A Tough Decision – Deciding on the Right Fire Extinguisher for the Job
A guest blog by John Garland. Use a weighted decision matrix template to help with your fire safety decisions.
All fire extinguishers aren’t alike and there are different fire extinguishers for different types of fire. For example, a person should never use a fire extinguisher filled with water on a grease fire.
Most fire extinguishers can be found in hardware stores or home centers. There are four basic types of fire extinguisher and some of them can put out more than one fire.
Types of Extinguishers
The “A” class fire extinguisher is used for run of the mill combustibles like wood or paper. The “B” class extinguishers are used to put out fires from liquids like grease, propane and paint, while the “C” class extinguishers are made to put out electrical fires. “D” class extinguishers are there to put out fires from metals like magnesium, sodium, potassium and aluminum. Some extinguishers have the logo AB or ABC on their label. Because of this versatility, these are the best sorts of fire extinguishers to use in a home.
Fire extinguishers are most commonly filled with these substances:
Dry chemicals can include sodium bicarbonate, ammonium phosphate, potassium bicarbonate and potassium chloride. This is usually a multiple use extinguisher.
Foams literally smother a fire and are used for “A” and “B” class fires.
Carbon dioxide is usually found in “B” and “C” class extinguishers. It doesn’t leave any residue to clean up.
Halocarbons also leave no residue to clean up and are usually used in industrial fires. Halocarbons actually stop the fire at the chemical level by disrupting the processes that lead to the fire.
Water is ideal for putting out “A” class fires. People might wonder why a modern home needs a water filled fire extinguisher. It’s because it’s more convenient to grab an extinguisher and put out the fire than waiting to fill up a pot or other vessel from a tap. The water in an extinguisher is also under pressure.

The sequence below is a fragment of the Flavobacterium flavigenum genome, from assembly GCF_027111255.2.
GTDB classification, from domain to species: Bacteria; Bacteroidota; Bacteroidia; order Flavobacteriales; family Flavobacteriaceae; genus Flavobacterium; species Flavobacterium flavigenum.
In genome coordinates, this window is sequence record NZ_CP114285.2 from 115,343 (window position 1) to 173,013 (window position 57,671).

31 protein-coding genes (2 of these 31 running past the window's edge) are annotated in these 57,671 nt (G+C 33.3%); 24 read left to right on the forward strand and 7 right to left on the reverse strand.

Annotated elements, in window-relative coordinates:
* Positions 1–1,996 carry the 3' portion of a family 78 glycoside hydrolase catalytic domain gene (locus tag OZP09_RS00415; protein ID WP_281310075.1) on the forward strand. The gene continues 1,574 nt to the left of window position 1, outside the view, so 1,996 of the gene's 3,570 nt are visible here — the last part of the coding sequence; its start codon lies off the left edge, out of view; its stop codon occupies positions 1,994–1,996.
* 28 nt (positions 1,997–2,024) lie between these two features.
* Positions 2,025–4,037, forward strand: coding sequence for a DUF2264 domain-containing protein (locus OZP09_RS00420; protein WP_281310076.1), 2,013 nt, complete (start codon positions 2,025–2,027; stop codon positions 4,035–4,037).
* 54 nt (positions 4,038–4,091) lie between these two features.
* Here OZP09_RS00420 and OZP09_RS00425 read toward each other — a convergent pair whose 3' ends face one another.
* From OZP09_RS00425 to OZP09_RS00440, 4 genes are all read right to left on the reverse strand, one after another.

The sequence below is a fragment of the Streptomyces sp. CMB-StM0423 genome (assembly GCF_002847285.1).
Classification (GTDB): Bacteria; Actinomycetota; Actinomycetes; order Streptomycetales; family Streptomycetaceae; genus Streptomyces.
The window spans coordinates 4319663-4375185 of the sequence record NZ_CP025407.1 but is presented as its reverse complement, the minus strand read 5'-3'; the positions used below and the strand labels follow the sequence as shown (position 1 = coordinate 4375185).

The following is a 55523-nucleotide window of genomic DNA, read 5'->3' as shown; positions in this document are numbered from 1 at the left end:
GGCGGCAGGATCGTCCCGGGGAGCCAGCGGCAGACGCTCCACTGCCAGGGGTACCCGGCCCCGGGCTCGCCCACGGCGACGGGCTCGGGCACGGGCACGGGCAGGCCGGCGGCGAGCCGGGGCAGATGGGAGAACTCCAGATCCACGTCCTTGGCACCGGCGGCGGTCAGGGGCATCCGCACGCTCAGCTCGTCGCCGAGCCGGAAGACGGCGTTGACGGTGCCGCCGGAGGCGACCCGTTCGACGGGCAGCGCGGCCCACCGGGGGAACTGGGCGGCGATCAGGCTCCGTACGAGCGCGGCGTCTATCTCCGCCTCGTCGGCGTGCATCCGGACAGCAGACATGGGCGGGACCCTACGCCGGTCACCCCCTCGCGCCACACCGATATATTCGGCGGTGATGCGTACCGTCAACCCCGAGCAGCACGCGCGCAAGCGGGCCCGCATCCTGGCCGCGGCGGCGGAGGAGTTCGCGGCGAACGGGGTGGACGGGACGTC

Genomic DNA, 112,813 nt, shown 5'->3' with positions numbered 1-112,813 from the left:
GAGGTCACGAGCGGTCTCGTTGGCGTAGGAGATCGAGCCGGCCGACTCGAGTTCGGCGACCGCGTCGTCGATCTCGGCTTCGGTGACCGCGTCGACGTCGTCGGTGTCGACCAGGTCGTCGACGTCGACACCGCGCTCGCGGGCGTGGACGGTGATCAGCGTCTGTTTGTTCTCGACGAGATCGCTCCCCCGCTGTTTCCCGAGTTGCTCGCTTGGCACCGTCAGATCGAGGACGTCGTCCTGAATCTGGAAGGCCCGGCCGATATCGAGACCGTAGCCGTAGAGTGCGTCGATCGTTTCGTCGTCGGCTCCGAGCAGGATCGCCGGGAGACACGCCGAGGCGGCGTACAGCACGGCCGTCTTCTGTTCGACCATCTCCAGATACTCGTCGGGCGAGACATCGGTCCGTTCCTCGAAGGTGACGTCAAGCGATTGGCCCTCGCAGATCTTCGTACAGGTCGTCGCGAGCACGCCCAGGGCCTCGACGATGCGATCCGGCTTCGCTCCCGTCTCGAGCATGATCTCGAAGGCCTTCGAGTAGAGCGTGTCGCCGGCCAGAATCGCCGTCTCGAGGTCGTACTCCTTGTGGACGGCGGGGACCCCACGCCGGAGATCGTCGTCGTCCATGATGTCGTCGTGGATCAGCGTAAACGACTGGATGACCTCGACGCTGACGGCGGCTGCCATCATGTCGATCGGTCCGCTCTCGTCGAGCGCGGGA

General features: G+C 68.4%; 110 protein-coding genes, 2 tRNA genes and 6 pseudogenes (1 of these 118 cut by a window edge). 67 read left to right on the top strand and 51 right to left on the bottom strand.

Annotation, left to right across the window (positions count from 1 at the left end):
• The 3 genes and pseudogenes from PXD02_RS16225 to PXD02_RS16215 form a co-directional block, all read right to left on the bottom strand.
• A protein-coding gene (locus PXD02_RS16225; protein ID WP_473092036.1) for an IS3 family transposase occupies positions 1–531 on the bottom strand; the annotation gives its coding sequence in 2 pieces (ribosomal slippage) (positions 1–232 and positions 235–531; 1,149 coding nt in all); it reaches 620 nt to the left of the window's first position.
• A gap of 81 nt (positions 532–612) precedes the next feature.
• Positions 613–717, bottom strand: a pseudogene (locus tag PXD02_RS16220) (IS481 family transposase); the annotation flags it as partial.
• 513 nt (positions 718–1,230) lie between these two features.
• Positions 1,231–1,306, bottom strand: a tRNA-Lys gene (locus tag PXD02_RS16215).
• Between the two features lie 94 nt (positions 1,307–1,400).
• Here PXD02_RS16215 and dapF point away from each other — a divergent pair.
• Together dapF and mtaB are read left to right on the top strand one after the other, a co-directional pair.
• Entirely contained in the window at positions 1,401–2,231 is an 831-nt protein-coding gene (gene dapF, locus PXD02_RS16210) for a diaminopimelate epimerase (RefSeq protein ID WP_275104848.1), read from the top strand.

After the extinguishers are used, they’ll need to be recharged. The homeowner’s local fire department can do this. The homeowner will know that the extinguisher needs recharging because the arrow on the canister is in the red zone. If the arrow is in the green zone, there’s enough pressure in the extinguisher. The homeowner should check the extinguisher at least once a month to make sure it’s still pressurized and shake it to keep the chemicals from solidifying.
A fire extinguisher should be kept in a readily accessible place in the home, but should be kept away from heat. Heat can degrade its contents.
A homeowner should never try to fight a large fire by him or herself. In case of a large fire, the house should be evacuated and members of the household should be reminded to shut the doors behind them. The household should, in fact, have an evacuation plan. This includes a place where they all meet after they’re safely out of the house.
The fire department should not only be called for large fires but for small ones that seem to have been put out by a fire extinguisher. Some fires can reignite.
For more articles about the types of fire extinguishers available, visit EssentialFireSafety.co.uk.